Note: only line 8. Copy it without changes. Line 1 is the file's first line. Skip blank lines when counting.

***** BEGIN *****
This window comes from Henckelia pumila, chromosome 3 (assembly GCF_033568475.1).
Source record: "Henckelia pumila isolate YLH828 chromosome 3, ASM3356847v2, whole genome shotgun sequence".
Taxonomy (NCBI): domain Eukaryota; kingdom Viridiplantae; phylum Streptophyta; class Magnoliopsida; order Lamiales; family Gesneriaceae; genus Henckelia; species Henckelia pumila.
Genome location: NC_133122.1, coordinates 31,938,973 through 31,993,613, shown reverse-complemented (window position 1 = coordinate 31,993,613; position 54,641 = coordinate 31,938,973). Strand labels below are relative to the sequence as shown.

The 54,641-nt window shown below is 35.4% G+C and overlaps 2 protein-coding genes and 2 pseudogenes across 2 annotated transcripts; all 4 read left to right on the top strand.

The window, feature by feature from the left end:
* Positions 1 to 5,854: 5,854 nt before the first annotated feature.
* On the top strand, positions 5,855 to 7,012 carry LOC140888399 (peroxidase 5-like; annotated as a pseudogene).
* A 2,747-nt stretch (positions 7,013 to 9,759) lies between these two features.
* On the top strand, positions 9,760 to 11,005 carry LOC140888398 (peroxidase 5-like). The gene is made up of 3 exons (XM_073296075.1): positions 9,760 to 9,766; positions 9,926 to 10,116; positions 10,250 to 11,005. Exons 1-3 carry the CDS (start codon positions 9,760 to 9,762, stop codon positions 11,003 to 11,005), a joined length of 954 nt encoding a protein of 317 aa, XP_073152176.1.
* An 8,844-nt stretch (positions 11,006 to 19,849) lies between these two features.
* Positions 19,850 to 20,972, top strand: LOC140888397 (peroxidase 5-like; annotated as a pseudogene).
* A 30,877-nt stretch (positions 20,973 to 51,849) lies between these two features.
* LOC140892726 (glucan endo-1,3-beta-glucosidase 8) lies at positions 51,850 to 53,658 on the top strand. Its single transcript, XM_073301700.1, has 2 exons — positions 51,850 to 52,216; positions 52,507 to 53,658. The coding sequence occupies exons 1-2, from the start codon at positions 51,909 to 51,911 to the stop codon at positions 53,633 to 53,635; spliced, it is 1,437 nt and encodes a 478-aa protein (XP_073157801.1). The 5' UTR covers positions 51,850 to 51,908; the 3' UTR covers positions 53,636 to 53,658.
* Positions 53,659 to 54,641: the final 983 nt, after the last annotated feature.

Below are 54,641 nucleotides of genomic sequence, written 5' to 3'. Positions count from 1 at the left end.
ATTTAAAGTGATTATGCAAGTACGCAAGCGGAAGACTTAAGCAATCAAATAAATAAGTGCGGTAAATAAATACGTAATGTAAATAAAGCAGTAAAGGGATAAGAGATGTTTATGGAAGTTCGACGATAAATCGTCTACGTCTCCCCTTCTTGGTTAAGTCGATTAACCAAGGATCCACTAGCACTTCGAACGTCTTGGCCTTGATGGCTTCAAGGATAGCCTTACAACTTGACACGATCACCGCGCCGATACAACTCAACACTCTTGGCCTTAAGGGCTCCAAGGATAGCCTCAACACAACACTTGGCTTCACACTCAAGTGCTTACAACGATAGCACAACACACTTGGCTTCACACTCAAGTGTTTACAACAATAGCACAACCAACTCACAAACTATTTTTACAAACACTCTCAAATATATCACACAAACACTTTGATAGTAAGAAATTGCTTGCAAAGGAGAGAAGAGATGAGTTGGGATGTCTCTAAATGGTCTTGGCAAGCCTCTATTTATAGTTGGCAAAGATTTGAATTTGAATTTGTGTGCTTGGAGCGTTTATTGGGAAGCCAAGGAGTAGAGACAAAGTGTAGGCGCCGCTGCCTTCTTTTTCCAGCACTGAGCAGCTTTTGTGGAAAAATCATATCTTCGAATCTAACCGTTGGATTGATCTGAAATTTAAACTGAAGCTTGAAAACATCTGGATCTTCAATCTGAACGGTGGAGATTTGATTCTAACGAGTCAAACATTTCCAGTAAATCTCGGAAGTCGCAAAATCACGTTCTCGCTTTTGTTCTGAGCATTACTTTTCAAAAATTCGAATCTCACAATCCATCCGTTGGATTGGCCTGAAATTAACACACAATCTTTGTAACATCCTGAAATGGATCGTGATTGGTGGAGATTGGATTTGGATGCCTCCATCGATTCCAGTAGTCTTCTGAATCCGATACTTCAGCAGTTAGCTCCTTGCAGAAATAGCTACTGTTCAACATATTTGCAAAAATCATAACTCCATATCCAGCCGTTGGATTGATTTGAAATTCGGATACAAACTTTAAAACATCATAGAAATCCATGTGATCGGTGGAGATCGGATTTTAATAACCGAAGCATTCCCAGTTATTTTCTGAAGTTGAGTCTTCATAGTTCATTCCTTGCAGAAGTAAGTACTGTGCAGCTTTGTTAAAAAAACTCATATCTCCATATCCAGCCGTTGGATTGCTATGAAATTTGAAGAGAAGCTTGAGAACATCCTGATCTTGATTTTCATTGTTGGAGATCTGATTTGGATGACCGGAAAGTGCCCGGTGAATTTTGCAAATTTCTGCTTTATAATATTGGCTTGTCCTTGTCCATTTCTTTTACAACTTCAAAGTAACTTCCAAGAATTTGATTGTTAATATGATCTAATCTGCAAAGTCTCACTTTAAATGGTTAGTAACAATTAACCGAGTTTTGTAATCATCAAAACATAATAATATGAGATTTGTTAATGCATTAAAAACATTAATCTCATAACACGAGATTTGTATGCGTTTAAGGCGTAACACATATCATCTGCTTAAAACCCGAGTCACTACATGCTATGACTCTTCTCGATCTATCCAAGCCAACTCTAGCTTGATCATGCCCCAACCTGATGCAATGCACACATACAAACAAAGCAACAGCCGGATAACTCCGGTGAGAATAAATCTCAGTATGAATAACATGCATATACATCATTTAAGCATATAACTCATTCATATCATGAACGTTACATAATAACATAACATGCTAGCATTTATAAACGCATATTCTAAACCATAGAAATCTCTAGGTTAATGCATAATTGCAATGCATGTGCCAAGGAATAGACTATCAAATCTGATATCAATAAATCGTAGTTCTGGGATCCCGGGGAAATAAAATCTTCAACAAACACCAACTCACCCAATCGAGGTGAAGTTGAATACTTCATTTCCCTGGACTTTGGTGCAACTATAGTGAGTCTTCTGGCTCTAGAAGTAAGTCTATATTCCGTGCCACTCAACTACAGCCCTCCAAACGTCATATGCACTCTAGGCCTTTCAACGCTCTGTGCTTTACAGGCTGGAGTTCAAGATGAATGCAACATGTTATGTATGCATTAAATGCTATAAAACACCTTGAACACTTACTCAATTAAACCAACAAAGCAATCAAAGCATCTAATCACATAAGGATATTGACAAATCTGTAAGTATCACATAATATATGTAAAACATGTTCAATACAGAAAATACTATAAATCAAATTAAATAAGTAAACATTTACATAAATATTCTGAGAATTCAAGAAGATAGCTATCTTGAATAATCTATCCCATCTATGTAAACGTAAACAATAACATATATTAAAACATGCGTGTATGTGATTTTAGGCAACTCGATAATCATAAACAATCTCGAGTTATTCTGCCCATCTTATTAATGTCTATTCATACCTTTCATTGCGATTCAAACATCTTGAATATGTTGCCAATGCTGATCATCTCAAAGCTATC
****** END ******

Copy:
* On the top strand, positions 5,855 to 7,012 carry LOC140888399 (peroxidase 5-like; annotated as a pseudogene).